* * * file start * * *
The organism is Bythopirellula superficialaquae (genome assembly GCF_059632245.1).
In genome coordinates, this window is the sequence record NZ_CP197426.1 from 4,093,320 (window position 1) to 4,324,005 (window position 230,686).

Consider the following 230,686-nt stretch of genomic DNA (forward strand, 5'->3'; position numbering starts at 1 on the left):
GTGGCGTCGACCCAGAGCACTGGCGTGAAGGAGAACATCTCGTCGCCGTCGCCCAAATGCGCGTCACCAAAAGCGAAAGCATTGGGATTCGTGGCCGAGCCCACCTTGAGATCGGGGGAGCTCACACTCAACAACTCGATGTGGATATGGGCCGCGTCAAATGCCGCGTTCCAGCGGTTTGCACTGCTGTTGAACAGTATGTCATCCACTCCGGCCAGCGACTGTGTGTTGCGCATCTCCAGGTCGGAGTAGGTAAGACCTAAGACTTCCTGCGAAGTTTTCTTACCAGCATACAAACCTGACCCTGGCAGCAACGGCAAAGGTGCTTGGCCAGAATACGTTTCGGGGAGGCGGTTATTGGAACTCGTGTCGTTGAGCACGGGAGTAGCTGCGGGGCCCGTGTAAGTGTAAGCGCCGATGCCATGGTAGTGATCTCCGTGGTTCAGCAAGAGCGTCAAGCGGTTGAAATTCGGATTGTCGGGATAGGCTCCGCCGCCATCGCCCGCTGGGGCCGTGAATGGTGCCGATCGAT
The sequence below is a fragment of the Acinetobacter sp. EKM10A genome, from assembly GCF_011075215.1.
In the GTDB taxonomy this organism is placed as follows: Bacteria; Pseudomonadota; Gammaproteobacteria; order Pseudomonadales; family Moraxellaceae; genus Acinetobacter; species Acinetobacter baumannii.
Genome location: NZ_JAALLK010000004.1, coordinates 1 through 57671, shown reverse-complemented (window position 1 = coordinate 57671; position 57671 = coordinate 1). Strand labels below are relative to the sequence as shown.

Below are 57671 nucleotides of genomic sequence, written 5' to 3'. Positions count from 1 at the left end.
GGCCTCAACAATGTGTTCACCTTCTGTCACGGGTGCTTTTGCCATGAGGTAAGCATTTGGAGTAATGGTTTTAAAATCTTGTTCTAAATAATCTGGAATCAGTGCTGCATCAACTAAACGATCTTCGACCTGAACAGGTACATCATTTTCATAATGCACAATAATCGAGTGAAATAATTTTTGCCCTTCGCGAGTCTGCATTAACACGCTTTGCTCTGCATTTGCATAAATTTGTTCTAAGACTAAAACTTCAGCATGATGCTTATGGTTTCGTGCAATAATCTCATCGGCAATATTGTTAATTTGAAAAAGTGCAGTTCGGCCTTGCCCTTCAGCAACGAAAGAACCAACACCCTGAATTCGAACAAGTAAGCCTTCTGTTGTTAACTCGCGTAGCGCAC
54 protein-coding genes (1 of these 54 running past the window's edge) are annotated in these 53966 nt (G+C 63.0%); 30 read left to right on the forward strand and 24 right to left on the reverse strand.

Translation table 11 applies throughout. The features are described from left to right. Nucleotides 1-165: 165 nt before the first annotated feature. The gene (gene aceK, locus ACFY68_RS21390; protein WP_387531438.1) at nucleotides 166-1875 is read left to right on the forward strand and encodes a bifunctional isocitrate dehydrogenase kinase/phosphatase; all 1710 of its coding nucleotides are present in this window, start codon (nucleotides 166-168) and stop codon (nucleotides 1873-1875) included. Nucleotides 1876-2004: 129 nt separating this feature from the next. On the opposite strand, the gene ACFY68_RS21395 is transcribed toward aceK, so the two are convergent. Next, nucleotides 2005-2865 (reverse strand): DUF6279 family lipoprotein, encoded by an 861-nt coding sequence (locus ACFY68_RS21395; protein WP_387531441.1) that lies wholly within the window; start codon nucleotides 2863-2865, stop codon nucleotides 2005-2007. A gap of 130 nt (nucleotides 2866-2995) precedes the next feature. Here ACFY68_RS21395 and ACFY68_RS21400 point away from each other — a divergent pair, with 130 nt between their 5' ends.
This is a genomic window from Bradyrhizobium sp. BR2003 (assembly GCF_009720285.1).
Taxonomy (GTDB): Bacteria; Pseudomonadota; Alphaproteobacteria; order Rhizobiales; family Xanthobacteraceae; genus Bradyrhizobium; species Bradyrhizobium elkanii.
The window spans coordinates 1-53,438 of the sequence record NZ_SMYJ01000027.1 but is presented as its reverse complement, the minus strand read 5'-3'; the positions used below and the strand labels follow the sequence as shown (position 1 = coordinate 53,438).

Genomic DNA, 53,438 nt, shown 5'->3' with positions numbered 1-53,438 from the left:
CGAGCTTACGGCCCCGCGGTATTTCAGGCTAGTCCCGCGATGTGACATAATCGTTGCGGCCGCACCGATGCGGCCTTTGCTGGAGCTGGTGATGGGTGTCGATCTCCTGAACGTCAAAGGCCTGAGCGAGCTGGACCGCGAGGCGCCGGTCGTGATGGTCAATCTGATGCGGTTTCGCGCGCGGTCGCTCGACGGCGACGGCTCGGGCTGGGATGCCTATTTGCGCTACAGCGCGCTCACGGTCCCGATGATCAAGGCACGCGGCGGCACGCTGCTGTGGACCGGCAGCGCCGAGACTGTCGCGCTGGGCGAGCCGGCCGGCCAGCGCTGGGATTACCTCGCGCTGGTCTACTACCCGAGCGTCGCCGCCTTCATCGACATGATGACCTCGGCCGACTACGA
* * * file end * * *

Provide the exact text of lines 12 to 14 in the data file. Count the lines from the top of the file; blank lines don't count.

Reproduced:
This is a genomic window from Bradyrhizobium sp. BR2003 (assembly GCF_009720285.1).
Taxonomy (GTDB): Bacteria; Pseudomonadota; Alphaproteobacteria; order Rhizobiales; family Xanthobacteraceae; genus Bradyrhizobium; species Bradyrhizobium elkanii.
The window spans coordinates 1-53,438 of the sequence record NZ_SMYJ01000027.1 but is presented as its reverse complement, the minus strand read 5'-3'; the positions used below and the strand labels follow the sequence as shown (position 1 = coordinate 53,438).